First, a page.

As part of our International Folk Alliance Conference preview series, we're rounding up a bunch of notable acts that are coming to town and chatting about what's happening in their world. The International Folk Alliance Conference takes place from February 19-23. Details here.
For those with a taste for 1980s action films, Ronny Cox stands tall as a man in a suit, being a total dickbag - Dick Jones in Robocop
, Total Recall
's Cohaagen, and Lieutenant Bogomil in Beverly Hills Cop
and its sequel.
Yet, when you speak with Cox, you discover that he's a pretty laid-back guy who'd really rather make music than movies. It's unsurprising, given that Cox has been playing in bands since he was 15. Even his first film role, in Deliverance
, came about because he could play guitar - which he did to much acclaim, in the justifiably famous "Dueling Banjos" scene.
We spoke with Cox by phone from Detroit, where he and his band were taking a break from rehearsal, to talk about his musical career and life in film.
The Pitch: How did you get involved with the Folk Alliance International Conference?
: Well, you know, I've been a musician most of my life. I actually got my first film, Deliverance
, because I could play. I was a kid cutting records when I was in high school. I grew up in Portales, New Mexico, but Clovis, New Mexico, in the late '50s, early '60s was a hotbed of recording. I don't know if you know it, but Norman Petty Studios was there, and Buddy Holly cut "Peggy Sue" there, and the Fireballs "Sugar Shack" - all of those songs were cut there. So I was actually making records when I was in high school. Had a rock-and-roll band in those days: Ron's Rockouts.
In college, I majored in theater, but I was always playing music, and when I was struggling as an actor, I was also struggling as a folk musician. When I was in Washington, D.C., starting out my acting career, I was also playing at Cellar Door there, and Mr. Henry's there. So when they came from New York, looking for good actors, the fact that I could play helped me get my first role, in Deliverance
, which was, of course, my first film.
My second film was called Bound for Glory
- the Woodie Guthrie film. My first television show was called Apple's Way
, and I used to pick and sing a song on that every week, so in my career, everyone knew that I was this actor from New Mexico who also played music. But you know how movies are. In my career, I've had a fair amount of success playing men of authority - guys in suits and ties - and somehow, when people see me with a guitar, it kind of messes with their mind.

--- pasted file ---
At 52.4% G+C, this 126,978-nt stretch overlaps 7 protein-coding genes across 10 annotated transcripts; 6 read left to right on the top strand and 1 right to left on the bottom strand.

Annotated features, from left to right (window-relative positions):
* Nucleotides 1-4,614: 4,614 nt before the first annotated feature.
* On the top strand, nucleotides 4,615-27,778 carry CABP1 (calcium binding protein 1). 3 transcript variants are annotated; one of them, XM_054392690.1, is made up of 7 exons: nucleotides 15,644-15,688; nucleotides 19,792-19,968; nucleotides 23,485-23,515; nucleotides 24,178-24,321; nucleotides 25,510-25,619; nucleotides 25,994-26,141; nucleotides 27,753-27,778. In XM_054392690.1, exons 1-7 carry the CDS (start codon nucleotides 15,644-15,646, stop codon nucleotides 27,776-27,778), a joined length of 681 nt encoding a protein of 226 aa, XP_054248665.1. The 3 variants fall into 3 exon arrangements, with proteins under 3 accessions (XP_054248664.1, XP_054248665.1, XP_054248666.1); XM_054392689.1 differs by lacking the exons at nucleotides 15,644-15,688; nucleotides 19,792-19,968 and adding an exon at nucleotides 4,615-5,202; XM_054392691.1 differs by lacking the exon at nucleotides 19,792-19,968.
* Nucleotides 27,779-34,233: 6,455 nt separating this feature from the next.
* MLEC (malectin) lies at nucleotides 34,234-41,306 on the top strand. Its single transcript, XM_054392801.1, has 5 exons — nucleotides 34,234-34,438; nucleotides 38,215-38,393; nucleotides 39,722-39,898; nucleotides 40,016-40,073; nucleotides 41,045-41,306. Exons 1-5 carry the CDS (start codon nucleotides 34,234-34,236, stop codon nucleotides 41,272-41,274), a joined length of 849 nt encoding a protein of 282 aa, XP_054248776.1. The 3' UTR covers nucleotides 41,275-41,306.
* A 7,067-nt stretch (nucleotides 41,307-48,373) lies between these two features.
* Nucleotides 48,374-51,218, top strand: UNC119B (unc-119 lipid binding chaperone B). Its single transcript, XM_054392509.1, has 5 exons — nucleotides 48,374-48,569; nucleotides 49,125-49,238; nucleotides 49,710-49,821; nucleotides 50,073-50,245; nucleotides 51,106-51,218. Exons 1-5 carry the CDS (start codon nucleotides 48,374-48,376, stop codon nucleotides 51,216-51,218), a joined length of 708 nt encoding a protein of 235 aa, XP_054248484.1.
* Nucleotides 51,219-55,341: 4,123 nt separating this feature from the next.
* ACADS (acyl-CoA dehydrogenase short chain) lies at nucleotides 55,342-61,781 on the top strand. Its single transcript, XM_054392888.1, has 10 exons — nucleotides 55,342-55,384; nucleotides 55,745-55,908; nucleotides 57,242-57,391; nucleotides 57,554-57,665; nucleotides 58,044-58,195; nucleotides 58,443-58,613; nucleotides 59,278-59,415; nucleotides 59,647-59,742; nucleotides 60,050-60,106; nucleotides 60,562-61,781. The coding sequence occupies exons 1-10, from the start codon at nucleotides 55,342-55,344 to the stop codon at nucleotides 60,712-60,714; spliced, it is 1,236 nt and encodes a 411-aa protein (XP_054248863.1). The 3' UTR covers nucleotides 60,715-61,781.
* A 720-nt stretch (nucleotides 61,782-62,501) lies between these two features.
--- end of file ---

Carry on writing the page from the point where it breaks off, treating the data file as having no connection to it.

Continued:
I noticed that, toward the end of the '80s, beginning of the '90s, your acting seems to decrease, but that's when your music kind of increased.
Exactly. I made a decision. What got me back into being a musician: I did a failed television series called Cop Rock
. I enjoyed making that show. It was a miserable failure, don't get me wrong. But I never had so much fun on a show in my life. It was one of those shows where I went to work every day, whether I was called or not. It was like watching a train wreck some days, but I realized how much I missed the music.
So I went to Nashville and managed to get a country deal, in something like '92. Now, I'm not really a country artist, so that didn't work out. So it took me another ... oh, four or five years until the mid '90s, when I found the folk-music community. I've been involved in that ever since.
I mean, I still act - I did a movie with Michael Douglas this last year - but these days ... you know, I've been lucky. I've had a great career. I'm not rich, but I've got money, and I can sort of pick and choose what I want to do, and the thing that gives me the most pleasure is playing music, and so that's what I do. I won't let any movie or television show interfere with any music gig I already have booked. If I have a gig booked, I don't care if it's the biggest movie in the world - I won't do it.
Don't get me wrong, I love acting, but I don't love it as much as the music and I kept trying to figure out why, and I now know. With acting, no matter whether it's movies, TV, plays, whatever, there is, and must always be, that imaginary fourth wall between you and the audience. With music - and especially the kind of music I do, where I tell stories and interact as much as possible with the audience - there is the possibility of a profound one-on-one sharing that takes place, and that is an opiate that I find absolutely compelling.
That's one of the reasons I like to leave the houselights on during my shows, and I like the audience to be as close to me as possible. I like my show to feel like a shared evening, like when we used to sit around our living room or in the kitchen or on the front porch - when we sat around and shared music with our family and our friends.